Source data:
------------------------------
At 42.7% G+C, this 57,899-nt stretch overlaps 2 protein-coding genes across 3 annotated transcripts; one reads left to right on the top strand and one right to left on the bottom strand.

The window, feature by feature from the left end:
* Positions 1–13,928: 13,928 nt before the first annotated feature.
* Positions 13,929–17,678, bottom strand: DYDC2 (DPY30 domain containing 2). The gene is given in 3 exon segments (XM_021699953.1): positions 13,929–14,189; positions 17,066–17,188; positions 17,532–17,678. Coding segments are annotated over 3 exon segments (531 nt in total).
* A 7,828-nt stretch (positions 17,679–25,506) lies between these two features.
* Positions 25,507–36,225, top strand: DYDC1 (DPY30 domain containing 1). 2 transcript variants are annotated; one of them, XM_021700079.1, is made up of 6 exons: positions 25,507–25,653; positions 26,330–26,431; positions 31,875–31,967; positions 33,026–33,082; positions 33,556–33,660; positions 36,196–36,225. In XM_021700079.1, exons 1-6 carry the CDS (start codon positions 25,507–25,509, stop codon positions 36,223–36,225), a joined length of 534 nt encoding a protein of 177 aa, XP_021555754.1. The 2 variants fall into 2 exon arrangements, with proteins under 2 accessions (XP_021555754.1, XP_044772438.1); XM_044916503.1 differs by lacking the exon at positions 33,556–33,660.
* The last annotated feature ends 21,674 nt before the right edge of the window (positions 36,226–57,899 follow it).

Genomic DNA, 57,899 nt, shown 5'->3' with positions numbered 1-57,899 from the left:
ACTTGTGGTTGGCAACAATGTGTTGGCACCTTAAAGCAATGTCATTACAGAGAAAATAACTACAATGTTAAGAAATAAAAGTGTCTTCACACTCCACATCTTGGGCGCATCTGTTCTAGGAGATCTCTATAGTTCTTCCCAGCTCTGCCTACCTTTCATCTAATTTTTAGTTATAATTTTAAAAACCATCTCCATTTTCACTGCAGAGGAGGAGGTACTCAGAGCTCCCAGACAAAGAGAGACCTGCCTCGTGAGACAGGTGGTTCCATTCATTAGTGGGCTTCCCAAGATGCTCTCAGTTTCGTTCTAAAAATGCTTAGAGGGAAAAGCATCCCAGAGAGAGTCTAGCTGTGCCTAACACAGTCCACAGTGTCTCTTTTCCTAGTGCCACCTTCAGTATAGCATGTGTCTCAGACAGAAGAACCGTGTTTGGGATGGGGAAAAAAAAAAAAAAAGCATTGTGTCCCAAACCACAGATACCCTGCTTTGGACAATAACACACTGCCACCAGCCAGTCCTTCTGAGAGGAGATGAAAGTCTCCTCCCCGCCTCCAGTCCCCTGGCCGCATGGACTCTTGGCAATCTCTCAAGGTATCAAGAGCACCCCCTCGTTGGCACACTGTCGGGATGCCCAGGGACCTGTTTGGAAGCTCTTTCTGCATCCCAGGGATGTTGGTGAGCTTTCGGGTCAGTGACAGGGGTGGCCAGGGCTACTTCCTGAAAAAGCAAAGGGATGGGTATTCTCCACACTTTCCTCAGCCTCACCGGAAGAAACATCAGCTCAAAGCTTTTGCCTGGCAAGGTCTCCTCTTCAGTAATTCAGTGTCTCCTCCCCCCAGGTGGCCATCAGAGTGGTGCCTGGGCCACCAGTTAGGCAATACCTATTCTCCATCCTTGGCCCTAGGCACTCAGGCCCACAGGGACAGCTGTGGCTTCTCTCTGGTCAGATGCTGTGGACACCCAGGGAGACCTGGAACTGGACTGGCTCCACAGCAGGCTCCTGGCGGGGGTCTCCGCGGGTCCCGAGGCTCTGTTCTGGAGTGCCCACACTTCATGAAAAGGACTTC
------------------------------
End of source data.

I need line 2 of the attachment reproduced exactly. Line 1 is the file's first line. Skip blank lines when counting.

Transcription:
The window, feature by feature from the left end: